Tipalti: The first step is recognizing that it is a challenge and fighting against complacency and inertia. The second is making sure you are hiring the right people. Third is applying technology and other methods that help your company move even faster and let your people thrive doing what they are most passionate doing. Data entry is a waste of talent.
Modo: We encourage everyone to work on the things that they believe are the most important. We don’t always agree about what those are, so a leader has to make a call, but in general we get the benefit of a broadly based team evaluating what the highest priorities for Modo in the market are. We focus on getting hard evidence for what the market is struggling with and where [it needs] our help.
Kasisto: We’ve created a culture of listening and learning. We innovate for the long run by employing the latest technology gains in AI, and for the near term with a disciplined product roadmap process that incorporates 360-degree feedback and insights from our customers (financial institutions) and their customers (consumers engaging with KAI-powered bots and assistants).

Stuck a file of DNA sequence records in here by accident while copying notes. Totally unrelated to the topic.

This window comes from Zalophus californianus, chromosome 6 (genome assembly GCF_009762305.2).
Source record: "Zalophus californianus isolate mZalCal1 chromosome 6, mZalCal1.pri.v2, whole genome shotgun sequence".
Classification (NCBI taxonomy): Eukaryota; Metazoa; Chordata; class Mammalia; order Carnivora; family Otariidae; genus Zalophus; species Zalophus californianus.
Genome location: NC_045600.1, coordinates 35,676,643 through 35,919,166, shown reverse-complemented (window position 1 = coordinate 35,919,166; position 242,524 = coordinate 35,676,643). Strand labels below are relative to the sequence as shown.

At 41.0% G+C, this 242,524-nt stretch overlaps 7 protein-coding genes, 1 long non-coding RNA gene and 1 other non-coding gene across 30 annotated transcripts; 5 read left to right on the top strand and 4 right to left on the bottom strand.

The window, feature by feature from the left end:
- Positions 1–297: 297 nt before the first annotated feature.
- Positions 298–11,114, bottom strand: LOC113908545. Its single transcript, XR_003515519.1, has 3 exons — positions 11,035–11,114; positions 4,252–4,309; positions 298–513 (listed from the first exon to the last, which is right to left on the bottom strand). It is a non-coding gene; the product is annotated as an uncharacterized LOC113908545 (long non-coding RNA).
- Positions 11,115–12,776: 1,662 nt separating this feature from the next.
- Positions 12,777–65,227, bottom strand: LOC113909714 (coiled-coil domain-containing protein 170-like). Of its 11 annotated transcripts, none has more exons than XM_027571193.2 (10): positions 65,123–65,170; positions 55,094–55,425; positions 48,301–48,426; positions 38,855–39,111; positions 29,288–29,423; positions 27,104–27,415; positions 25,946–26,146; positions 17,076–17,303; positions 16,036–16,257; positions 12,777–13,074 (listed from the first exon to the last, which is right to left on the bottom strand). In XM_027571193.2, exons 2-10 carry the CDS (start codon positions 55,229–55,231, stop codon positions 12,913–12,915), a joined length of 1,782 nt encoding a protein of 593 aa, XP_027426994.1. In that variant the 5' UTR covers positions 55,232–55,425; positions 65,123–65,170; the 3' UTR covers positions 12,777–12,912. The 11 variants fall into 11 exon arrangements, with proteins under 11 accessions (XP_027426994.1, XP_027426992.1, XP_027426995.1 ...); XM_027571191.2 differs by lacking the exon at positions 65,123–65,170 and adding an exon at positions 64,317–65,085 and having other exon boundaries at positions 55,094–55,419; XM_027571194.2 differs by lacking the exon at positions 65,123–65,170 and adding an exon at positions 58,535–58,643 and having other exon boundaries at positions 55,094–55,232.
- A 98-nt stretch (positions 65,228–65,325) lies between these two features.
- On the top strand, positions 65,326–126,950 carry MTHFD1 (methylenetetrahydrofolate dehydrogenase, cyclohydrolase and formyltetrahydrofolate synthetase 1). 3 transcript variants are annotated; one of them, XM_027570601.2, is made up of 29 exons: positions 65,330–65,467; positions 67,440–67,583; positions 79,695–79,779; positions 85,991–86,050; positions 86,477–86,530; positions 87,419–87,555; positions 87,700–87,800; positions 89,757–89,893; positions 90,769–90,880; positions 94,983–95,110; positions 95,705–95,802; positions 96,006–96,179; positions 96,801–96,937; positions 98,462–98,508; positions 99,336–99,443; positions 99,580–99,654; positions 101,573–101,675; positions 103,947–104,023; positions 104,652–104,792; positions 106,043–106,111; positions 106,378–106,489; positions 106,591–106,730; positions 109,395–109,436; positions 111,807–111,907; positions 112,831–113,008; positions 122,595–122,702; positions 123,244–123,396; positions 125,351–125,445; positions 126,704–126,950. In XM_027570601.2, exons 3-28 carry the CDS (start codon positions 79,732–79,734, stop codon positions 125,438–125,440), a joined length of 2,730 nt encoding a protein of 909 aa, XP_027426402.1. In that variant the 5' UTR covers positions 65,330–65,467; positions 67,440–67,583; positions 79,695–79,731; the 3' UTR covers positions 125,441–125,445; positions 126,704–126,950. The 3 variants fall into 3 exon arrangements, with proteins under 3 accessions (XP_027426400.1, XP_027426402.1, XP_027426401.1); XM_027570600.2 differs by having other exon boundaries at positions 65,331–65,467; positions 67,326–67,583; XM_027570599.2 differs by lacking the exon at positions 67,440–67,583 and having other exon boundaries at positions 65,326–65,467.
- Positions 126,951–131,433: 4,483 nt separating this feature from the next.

FitPay: Staying agile, no matter how big a company is, is really about corporate culture. Hire professionals who embrace and adapt to change; foster a work environment that avoids and removes impediments to progress. This is not something that you do once. Maintaining a truly agile and adaptive company requires continually working to ensure innovation is incubated and grown.
AvidXchange: Our most valued competitive advantage is our people. We hire experts in a variety of fields who ensure we are staying up-to-date on trends and serve as change agents when we need to move in a different direction due to customer needs, trends, competition, etc.
PYMNTS: How do you stay competitive as a small business in a world of large corporations? In other words, what main factor sets you apart?
Cascade: Responsiveness. One of the biggest complaints we hear from our clients and colleagues is that companies in the payments industry are not responsive to their needs. Return a call; reply to an email. Everyone wants their program up in weeks, not months. We have designed our entire infrastructure around this concept.